Maybe a more accurate description is that the brain (again, mine) seems often to be divided into (at least) two parts—the watcher and the doer, the judge and the experiencer;  the witness and the defendant; the onlooker and the looker.

I don’t mean to suggest though that one side is active, and the other passive.  Or that one is more analytical.  I have to confess that I haven’t analyzed the division that closely;  I’ve noticed that both sides seem to be fairly emotive.  They both crave and fear; recognize damage, pain, desire, joy.   Though my brain, at least, has notoriously unscientific notions of the causation of any of these shadows and bright spots; it tends to assign causation to external circumstances, happy or traumatic events, of which it can sometimes remember only the vaguest inkling.  Even so, outside factors are somehow a less troubling causative factor than the darker inks of genetic blueprints.  No one likes to feel that they are going to end up exactly like their aging parents.  Even when they very much admire their aging parents.  (In case you are reading this, did you get that last bit, Mom?)

Then there’s the whole subject of absorption.  By absorption, I don’t mean, escapist fascination (surfing the Internet for news about Robert Pattinson, for example.)  I’m talking about what it is that makes the brain click into gear.  And I don’t mean function, I mean, hum. What is it that makes the watcher and experiencer close ranks, the brain and the self interlock?

My first answer for this (at about Union Square, since I am writing on the subway) is work, preferably creative work.   I feel a bit like a character in a Chekhov play (Uncle Vanya, specifically), when I think about the importance of work, especially, of course, engaging work, work that one likes.

But, as the train chugs towards Grand Central, I realize that the category should be enlarged.  That it isn’t just work that pulls the selves together, but effort, intense effort, labor.

Which makes me suddenly realize why I have wandered onto this topic in the first place.  Because for me, the most intense experience I’ve ever had of the coming together of brain and self, watcher and doer, judge and experiencer, was some years ago on this very same date shortly after 1 a.m. when, after forty hours of labor (as in childbirth), I realized that a part of me could really not hang back, lurking in some cranial synaptical view chamber (as if behind a one way mirror).  This was around the time that the words “fetal distress,” and “push push push the baby” surrounded me, some in an Irish brogue.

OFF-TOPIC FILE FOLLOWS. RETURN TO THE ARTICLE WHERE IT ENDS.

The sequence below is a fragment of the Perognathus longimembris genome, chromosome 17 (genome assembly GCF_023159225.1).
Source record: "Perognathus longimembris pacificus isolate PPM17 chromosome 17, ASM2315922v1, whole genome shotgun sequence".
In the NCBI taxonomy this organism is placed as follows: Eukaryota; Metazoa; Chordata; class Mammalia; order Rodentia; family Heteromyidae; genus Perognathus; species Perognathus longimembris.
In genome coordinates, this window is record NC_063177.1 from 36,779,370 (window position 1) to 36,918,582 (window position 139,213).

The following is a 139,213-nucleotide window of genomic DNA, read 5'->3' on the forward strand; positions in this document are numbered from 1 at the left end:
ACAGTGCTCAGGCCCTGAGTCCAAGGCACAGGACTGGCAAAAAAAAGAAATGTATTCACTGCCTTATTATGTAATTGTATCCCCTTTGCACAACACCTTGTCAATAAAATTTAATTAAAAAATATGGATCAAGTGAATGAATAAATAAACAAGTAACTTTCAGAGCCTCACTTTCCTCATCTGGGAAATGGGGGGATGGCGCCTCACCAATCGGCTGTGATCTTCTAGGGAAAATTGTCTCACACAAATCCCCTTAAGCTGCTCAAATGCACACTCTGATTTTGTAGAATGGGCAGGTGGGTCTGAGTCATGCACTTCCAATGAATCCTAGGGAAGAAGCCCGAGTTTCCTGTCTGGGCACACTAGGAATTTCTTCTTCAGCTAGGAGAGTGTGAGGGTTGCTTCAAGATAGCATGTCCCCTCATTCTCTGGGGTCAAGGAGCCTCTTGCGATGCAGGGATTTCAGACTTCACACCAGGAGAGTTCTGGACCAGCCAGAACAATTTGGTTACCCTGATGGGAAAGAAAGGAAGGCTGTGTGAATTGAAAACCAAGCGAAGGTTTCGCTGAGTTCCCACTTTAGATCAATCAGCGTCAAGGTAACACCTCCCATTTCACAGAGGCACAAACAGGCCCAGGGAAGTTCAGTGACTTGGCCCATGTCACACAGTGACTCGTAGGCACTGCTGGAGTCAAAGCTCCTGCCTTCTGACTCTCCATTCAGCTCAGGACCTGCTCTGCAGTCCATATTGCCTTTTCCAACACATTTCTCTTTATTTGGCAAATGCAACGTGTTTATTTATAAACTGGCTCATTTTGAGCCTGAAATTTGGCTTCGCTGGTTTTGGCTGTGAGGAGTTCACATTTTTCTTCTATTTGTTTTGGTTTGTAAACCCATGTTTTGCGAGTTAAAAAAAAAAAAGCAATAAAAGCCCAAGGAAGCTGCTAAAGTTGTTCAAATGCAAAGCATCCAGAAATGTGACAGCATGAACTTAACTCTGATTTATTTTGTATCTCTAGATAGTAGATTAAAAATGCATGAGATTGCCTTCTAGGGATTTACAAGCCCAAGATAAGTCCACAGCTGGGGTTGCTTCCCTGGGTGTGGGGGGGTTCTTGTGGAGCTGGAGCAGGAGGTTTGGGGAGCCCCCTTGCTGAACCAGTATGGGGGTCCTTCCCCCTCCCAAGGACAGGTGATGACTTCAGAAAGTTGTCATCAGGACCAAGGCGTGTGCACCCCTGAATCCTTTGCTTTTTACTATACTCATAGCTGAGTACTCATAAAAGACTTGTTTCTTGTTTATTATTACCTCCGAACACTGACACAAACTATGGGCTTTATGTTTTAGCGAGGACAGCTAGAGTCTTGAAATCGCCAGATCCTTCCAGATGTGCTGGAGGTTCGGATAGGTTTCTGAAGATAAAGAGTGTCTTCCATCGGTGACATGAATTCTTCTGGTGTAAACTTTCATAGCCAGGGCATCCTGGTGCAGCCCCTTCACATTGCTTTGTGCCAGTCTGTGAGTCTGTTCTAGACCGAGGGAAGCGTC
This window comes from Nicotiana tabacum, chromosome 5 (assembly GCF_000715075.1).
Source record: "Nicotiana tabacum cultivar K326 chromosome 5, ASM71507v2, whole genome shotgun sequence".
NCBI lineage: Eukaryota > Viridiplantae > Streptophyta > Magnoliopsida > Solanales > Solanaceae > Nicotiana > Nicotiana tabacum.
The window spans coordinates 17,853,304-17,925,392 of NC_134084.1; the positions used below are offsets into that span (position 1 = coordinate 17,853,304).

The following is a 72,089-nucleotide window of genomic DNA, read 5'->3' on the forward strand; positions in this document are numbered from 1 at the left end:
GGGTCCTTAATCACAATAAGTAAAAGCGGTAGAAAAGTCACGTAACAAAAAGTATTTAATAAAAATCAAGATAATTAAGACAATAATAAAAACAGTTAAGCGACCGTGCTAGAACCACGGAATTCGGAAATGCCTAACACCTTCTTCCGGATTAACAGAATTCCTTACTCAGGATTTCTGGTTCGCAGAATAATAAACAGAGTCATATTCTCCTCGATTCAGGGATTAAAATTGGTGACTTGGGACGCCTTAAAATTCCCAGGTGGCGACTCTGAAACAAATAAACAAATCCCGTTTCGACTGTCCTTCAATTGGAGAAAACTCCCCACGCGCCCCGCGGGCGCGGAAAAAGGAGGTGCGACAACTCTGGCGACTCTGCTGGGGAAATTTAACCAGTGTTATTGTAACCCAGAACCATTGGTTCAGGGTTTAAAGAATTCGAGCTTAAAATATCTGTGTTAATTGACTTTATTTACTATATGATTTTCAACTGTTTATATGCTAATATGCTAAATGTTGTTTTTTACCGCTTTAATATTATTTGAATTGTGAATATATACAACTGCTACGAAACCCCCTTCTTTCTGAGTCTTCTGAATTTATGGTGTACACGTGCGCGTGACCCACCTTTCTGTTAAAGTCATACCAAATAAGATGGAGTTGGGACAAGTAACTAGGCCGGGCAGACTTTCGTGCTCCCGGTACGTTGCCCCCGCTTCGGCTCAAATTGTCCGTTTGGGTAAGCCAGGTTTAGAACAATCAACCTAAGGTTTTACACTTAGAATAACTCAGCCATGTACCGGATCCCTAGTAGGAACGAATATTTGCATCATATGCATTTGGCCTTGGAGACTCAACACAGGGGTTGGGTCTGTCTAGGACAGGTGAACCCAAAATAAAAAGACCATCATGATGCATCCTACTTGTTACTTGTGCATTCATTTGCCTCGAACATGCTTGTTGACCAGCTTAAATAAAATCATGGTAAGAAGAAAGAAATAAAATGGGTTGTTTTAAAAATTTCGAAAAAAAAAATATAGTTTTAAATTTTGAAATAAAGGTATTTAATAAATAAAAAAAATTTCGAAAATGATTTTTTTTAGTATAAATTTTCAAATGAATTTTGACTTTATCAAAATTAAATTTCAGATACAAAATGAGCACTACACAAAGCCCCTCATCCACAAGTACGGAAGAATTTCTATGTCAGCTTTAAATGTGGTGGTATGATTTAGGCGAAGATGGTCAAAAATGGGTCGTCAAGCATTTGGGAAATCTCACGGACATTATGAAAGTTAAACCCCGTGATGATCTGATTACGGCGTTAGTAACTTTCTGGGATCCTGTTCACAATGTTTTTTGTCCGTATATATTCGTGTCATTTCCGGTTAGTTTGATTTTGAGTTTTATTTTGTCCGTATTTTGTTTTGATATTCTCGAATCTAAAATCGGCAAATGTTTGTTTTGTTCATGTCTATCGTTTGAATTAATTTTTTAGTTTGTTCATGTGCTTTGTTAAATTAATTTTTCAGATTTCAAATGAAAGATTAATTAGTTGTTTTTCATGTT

The watcher/witness simply had to jump in; all parts of the brain and self were on immediate urgent call; there could be no holding back.

Everything worked together quite wonderfully, as it turned out.

Virtues of More Than One Child

November 4, 2009

Many years ago, tomorrow, my beloved second daughter was born.  It was the day of the New York City marathon.  This caused me some consternation (aside from the labor pains) as my hospital and I were on opposite sides of an East River whose bridges were filled with runners.

The wonders of any child (especially this particular daughter) are too many to encapsulate in a blog.  But her birthday has made me think of several generic reasons why it is great to have more than one child, even in the crowded, and very expensive, world of New York City.

Here are some:

1.  Having more than one child allows you to practice your mediation skills.

2.  And exponentially expand your ability to multitask:  yes, you already know how to hold, change, nurse and bathe a baby, now you need to be able to do all these things with one hand.

3.  It saves you trips to Good Will.

4.  And also allows many rich opportunities for genetics research.  (How can two children who are (a) both so wonderful, and (b) so alike, also be (c) so completely different?)

5.  You get to develop your inner policeman/Solomon through enforcement of the rules of (a) democracy, as in whose vote wins this week’s movie choice, (b) boundary lines, as in whose half is whose of the stroller, room, subway seat, mother’s lap, computer, and (c) good fellowship as in who must be dragged along with whom to the soccer game, playdate, doctors’ appointment, chorus concert….

6.   There are twice as many plates of leftover food to inattentively scarf down.  Who said you needed a girlish figure?

7.  Or sleep?

8.  It usually takes a least two children to make a decent Mother’s Day breakfast.  (One to flip the pancakes, the other to arrange flowers on top of the pancakes.)

9.  More importantly, with two kids around, there’s almost always someone around who either (a) needs a hug, or (b) is available to give it.  (This person may be you.)

10.  You are not likely to worry (at least for some years) that you’ve never run a marathon.